*Violently the door was opened, and Prince Napoleon with glaring look, and his visage red with excitement, burst into the room.
“Now,” he cried, hastening close up to the Emperor, “is the answer come from Paris ? What say the great strategists of the Regency ? "
They condemn the retreat to Paris as critical," answered the Emperor calmly, “and desire that the army should march northwards."
• The Prince lifted his clenched fist upwards, and shook it in the air, while he directed his look to the ceiling.
““ Then is France," he cried with a voice trembling with scorn, “ France and our dynasty given over to the destinies! Thus is alí our careful and prudent counsel thrown away.
And what will you do ?” he asked. Will you
sacrifice your fate, and the fate of all of us—the fate of the country and of the army-to these foolish dreamers in Paris, who move round and round in their narrow circle ?”
+“My dear cousin,” said the Emperor, with an expression of amiable and mild reproof, “ those to whom I have given over the government of France and its responsibility, and who at this moment are in the best position for reviewing the necessities of the whole situation, appear to me at least to have as much right as yourself to hold their judgment as the proper one. If we go against their opinion, and things take a bad turn, there will be a cry of accusation and condemnation raised against us through the whole land.”—“There was no need of asking questions, or of discussion; action was the thing wanted, and we should have acted—acted like our enemies, who press forward continually, while we lose our time in tiresome considerings and questionings and replyings. Well," said the Prince, while he suppressed one of those attacks of nervous quivering to which he was subject, “ if you will insist on taking the way which has been recognised as prejudicial, I will not be at least witness of the miserable and shameful catastrophe which will end all. I leave the army! I leave France, and give over to you and to the Marshal the responsibility for all which may happen."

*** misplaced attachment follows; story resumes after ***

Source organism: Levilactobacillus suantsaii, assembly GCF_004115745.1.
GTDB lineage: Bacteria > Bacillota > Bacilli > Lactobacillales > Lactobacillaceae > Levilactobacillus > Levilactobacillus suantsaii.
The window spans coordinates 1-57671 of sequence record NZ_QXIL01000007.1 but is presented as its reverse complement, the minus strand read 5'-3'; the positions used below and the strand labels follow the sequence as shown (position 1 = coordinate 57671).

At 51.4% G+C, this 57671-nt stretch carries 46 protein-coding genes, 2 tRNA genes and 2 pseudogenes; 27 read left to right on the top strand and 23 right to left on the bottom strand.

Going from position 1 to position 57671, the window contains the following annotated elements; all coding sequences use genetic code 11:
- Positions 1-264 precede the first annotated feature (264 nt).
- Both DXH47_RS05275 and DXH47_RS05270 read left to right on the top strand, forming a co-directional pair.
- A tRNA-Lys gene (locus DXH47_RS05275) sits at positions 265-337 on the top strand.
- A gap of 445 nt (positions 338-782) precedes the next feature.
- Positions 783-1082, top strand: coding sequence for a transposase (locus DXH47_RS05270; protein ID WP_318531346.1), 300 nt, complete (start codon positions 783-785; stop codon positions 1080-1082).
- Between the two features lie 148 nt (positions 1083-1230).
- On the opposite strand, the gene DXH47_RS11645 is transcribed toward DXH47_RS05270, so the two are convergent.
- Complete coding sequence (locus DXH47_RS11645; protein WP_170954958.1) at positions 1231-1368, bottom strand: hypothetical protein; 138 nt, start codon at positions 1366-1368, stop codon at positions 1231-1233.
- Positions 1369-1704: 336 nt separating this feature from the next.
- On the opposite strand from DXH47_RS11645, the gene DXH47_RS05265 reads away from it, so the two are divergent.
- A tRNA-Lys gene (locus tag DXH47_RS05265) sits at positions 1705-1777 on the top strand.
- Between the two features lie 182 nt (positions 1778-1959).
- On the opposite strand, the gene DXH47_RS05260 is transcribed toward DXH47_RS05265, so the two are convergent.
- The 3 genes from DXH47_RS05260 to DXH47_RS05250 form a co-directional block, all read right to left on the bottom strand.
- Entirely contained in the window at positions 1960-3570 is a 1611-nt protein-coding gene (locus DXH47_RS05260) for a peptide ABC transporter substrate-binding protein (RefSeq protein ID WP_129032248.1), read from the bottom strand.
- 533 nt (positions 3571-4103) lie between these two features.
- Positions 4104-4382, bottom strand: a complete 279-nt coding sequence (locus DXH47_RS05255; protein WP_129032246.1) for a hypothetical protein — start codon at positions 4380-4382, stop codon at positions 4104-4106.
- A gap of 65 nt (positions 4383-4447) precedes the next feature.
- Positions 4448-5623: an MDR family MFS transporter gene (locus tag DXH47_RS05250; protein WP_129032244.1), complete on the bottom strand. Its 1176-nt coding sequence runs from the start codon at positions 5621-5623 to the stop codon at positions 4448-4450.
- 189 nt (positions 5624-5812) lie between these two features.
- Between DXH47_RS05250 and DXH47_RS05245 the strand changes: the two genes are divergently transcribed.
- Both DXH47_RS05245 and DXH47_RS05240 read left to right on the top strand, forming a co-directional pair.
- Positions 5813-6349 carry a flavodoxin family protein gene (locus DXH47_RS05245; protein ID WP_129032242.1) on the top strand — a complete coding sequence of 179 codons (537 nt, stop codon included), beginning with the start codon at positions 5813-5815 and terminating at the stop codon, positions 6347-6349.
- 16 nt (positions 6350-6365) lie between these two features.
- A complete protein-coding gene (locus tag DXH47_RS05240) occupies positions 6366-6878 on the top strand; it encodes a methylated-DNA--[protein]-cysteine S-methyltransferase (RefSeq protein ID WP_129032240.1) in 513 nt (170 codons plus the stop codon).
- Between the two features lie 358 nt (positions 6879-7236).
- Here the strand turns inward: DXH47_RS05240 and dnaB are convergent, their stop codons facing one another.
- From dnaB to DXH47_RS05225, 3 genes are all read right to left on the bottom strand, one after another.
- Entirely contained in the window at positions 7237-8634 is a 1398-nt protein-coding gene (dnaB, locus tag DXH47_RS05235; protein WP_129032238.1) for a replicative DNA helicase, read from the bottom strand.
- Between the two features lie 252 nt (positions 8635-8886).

6"I will bear the responsibility,” replied the Marshal coldly; "and if your Imperial Highness will quit the army, you will at least follow the traditions of your military past; since I remember that at another eventful time, which truly was not so serious or dangerous, and which
ended gloriously for our arms, the army was also deprived of your presence."
• The Prince started, his eyes flashed with scornful emotion. He stepped towards the Marshal. His lips opened, but only hissing sounds of breath came from them. He appeared to seek for the word that he would hurl forth.
· The Marshal stood still and immovable. The iron repose of his features did not change for a second, only his clear blue eyes looked at the Prince coldly and haughtily, as he trembled in passionate excitement.'
The Emperor put an end to this scene, and advised his cousin to leave the army since he had no faith in the operations about to be undertaken, and bespoke his good offices in Italy with the King Victor Emmanuel-and the two cousins parted never, we believe, to meet again.
Marshal MacMahon then began that disastrous march, which conducted the army to the north-east frontier of France, left the way open to the enemy to Paris, and gave over the capital, with the Empress and the Government, to the protection of General Trochu and his army, composed of the young mobiles and raw inexperienced troops, fresh from the plough and the workshops.